The Oxalis genus
Oxalis plants are a type of a group of plants called wood sorrels. Most oxalis plants have distinctive leaves divided into three leaflets, giving them the appearance of large clovers.
The species represented on this page, Oxalis triangularis, is easily identified with its dark purple pigment and lighter, triangular pattern on each leaflet. The purple pigment is called anthocyanin.
Oxalis is a very widespread genus. It can be found in almost all temperate and tropical areas worldwide. Brazil and South Africa have the greatest number of naturally occuring oxalis species. O. triangularis, the species in our greenhouse, is native to Brazil.
Most oxalises will fold their leaflets down in colder temperatures and/or at nighttime. However, to reduce heat damage and conserve energy, some will fold their leaves downward in response to high heat and direct sunlight. This phenomenon can occur in response to touch on the petiole as well. Scroll down to see a picture of a folded oxalis.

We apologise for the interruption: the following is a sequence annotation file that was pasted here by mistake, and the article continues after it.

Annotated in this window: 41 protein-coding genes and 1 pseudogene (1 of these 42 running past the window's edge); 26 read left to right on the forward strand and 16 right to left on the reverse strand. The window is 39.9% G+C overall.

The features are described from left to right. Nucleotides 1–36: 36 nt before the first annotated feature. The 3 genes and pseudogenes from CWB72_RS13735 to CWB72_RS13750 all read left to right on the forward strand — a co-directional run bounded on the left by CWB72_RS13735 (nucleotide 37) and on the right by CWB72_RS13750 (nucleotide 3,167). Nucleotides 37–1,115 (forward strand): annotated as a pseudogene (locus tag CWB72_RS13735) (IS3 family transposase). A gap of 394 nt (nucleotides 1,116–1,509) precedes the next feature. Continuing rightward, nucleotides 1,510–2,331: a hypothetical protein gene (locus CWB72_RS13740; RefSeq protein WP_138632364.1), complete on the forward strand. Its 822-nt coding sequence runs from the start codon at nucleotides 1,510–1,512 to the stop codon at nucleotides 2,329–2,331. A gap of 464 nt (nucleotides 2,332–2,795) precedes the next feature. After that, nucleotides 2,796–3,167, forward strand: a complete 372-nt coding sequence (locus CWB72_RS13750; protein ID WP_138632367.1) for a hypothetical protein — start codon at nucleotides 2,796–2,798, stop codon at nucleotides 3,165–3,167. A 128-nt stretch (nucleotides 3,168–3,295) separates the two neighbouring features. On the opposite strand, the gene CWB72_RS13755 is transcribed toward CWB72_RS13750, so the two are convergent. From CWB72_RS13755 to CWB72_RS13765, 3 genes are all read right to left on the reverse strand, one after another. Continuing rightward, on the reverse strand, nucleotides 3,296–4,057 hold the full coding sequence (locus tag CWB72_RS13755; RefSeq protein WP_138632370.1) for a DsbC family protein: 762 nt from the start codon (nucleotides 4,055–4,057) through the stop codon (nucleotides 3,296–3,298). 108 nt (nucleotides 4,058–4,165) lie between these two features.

Some Oxalis species reproduce from bulbs. The bulbs remain in the soil when the main part of the plant is removed, so it can become an invasive, hard-to-eriadicate nusciance in horticulture and landscaping.
Oxalis’s name comes from the Greek word “oxis”, meaning “acid”. The leaves contain high levels of of the toxin oxalic acid C2O2(OH)2, which can pose danger to humans and animals if eaten in large quantities.
The tuber of O. tuberosa, called “oca”, is a staple food crop in the southern Andes. It has a tolerance for high altitude and poor soils, making it an ideal crop for cultivation in the area.
O. tetraphylla is popularly sold as “four leaf clover” because of its four-sectioned green leaves. However, it is not related to clover at all.
|O. triangularis blooms with a delicate, pale lavender flower. All Oxalis flowers are five-petaled.||Oxalis triangularis has distinctive purple pigment with a triangular pattern on its leaves, hence its name.||Folded position of the leaflets.|